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The Eleventh Labor






Source: Myths And Legends Of All Nations.

At the celebration of the marriage of Jupiter and Juno, when all the
gods were bringing their wedding gifts to the happy pair, Mother Earth
did not wish to be left out. So she caused to spring forth on the
western borders of the great world-sea a many-branched tree full of
golden apples. Four maidens called the Hesperides, daughters of Night,
were the guardians of this sacred garden, and with them watched the
hundred-headed dragon, Ladon, whose father was Phorkys, the parent of
many monsters. Sleep came never to the eyes of this dragon and a
fearful hissing sound warned one of his presence, for each of his
hundred throats had a different voice. From this monster, so was the
command of Eurystheus, should Hercules seize the golden apples.

The hero set out on his long and adventurous journey and placed
himself in the hands of blind chance, for he did not know where the
Hesperides dwelt.

He went first to Thessaly, where dwelt the giant Termerus, who with
his skull knocked to death every traveler that he met; but on the
mighty cranium of Hercules the head of the giant himself was split
open.

Farther on the hero came upon another monster in his way--Cycnus, the
son of Mars and Pyrene. He, when asked concerning the garden of the
Hesperides, instead of answering, challenged the wanderer to a duel,
and was beaten by Hercules. Then appeared Mars, the god of war,
himself, to avenge the death of his son; and Hercules was forced to
fight with him. But Jupiter did not wish that his sons should shed
blood, and sent his lightning bolt to separate the two.

Then Hercules continued his way through Illyria, hastened over the
river Eridanus, and came to the nymphs of Jupiter and Themis, who
dwelt on the banks of the stream. To these Hercules put his question.

"Go to the old river god Nereus," was their answer. "He is a seer and
knows all things. Surprise him while he sleeps and bind him; then he
will be forced to tell you the right way."

Hercules followed this advice and became master of the river god,
although the latter, according to his custom, assumed many different
forms. Hercules would not let him go until he had learned in what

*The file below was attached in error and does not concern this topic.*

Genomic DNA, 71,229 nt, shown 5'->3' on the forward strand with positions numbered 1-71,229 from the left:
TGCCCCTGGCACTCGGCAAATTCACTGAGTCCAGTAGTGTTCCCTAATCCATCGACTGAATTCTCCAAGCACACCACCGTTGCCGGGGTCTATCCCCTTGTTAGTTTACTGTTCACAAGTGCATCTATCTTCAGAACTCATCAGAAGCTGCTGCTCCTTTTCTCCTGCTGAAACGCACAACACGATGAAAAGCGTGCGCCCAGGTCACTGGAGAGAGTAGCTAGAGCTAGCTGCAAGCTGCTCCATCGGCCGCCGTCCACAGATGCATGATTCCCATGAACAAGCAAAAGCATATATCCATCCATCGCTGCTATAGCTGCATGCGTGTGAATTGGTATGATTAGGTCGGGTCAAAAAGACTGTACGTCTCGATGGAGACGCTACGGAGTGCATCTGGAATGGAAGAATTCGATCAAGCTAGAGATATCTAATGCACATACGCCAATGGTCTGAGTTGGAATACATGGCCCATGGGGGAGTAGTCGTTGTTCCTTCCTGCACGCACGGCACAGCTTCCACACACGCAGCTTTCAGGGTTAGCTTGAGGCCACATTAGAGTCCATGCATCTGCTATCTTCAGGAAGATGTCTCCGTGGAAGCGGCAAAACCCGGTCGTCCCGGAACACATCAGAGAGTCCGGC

locality he could find the golden apples of the Hesperides.

Informed of this, he went on his way toward Libya and Egypt. Over the
latter land ruled Busiris, the son of Neptune and Lysianassa. To him
during the period of a nine-year famine a prophet had borne the
oracular message that the land would again bear fruit if a stranger
were sacrificed once a year to Jupiter. In gratitude Busiris made a
beginning with the priest himself. Later he found great pleasure in
the custom and killed all strangers who came to Egypt. So Hercules was
seized and placed on the altar of Jupiter. But he broke the chains
which bound him, and killed Busiris and his son and the priestly
herald.

With many adventures the hero continued his way, set free, as has been
told elsewhere, Prometheus, the Titan, who was bound to the Caucasus
Mountains, and came at last to the place where Atlas stood carrying
the weight of the heavens on his shoulders. Near him grew the tree
which bore the golden apples of the Hesperides.

Prometheus had advised the hero not to attempt himself to make the
robbery of the golden fruit, but to send Atlas on the errand. The
giant offered to do this if Hercules would support the heavens while
he went. This Hercules consented to do, and Atlas set out. He put to
sleep the dragon who lived beneath the tree and killed him. Then with
a trick he got the better of the keepers, and returned happily to
Hercules with the three apples which he had plucked.

"But," he said, "I have now found out how it feels to be relieved of
the heavy burden of the heavens. I will not carry them any longer."
Then he threw the apples down at the feet of the hero, and left him
standing with the unaccustomed, awful weight upon his shoulders.

Hercules had to think of a trick in order to get away. "Let me," he
said to the giant, "just make a coil of rope to bind around my head,
so that the frightful weight will not cause my forehead to give way."

Atlas found this new demand reasonable, and consented to take over the
burden again for a few minutes. But the deceiver was at last deceived,
and Hercules picked up the apples from the ground and set out on his
way back. He carried the apples to Eurystheus, who, since his object
of getting rid of the hero had not been accomplished, gave them back
to Hercules as a present. The latter laid them on the altar of
Minerva; but the goddess, knowing that it was contrary to the divine
wishes to carry away this sacred fruit, returned the apples to the
garden of the Hesperides.





Next: The Twelfth Labor

Previous: The Tenth Labor



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